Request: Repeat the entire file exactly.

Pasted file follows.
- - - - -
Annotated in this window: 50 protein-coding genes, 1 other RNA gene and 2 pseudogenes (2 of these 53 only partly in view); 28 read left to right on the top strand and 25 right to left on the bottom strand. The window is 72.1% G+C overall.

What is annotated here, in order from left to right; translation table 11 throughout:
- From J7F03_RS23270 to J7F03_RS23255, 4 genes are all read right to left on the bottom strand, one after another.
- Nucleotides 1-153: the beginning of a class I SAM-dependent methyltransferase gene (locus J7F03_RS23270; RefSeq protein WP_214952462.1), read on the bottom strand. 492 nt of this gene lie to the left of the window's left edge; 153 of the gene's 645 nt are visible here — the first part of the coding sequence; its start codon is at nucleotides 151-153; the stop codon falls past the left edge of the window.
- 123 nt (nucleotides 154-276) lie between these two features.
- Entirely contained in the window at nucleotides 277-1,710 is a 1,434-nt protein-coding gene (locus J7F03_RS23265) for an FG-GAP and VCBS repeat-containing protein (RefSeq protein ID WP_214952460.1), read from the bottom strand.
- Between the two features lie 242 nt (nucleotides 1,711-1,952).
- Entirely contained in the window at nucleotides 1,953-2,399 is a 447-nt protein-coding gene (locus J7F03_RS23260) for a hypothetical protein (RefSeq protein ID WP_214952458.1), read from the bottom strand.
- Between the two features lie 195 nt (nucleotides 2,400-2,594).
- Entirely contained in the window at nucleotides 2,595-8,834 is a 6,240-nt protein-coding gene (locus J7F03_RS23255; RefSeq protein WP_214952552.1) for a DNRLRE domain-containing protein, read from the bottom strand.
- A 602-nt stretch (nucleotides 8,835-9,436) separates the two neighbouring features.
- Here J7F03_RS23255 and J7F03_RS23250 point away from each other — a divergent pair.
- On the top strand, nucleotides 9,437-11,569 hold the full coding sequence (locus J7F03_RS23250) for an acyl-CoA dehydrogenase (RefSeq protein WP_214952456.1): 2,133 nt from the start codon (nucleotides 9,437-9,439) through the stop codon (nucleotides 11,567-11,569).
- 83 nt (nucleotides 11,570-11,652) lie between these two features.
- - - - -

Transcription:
Annotated in this window: 50 protein-coding genes, 1 other RNA gene and 2 pseudogenes (2 of these 53 only partly in view); 28 read left to right on the top strand and 25 right to left on the bottom strand. The window is 72.1% G+C overall.

What is annotated here, in order from left to right; translation table 11 throughout:
- From J7F03_RS23270 to J7F03_RS23255, 4 genes are all read right to left on the bottom strand, one after another.
- Nucleotides 1-153: the beginning of a class I SAM-dependent methyltransferase gene (locus J7F03_RS23270; RefSeq protein WP_214952462.1), read on the bottom strand. 492 nt of this gene lie to the left of the window's left edge; 153 of the gene's 645 nt are visible here — the first part of the coding sequence; its start codon is at nucleotides 151-153; the stop codon falls past the left edge of the window.
- 123 nt (nucleotides 154-276) lie between these two features.
- Entirely contained in the window at nucleotides 277-1,710 is a 1,434-nt protein-coding gene (locus J7F03_RS23265) for an FG-GAP and VCBS repeat-containing protein (RefSeq protein ID WP_214952460.1), read from the bottom strand.
- Between the two features lie 242 nt (nucleotides 1,711-1,952).
- Entirely contained in the window at nucleotides 1,953-2,399 is a 447-nt protein-coding gene (locus J7F03_RS23260) for a hypothetical protein (RefSeq protein ID WP_214952458.1), read from the bottom strand.
- Between the two features lie 195 nt (nucleotides 2,400-2,594).
- Entirely contained in the window at nucleotides 2,595-8,834 is a 6,240-nt protein-coding gene (locus J7F03_RS23255; RefSeq protein WP_214952552.1) for a DNRLRE domain-containing protein, read from the bottom strand.
- A 602-nt stretch (nucleotides 8,835-9,436) separates the two neighbouring features.
- Here J7F03_RS23255 and J7F03_RS23250 point away from each other — a divergent pair.
- On the top strand, nucleotides 9,437-11,569 hold the full coding sequence (locus J7F03_RS23250) for an acyl-CoA dehydrogenase (RefSeq protein WP_214952456.1): 2,133 nt from the start codon (nucleotides 9,437-9,439) through the stop codon (nucleotides 11,567-11,569).
- 83 nt (nucleotides 11,570-11,652) lie between these two features.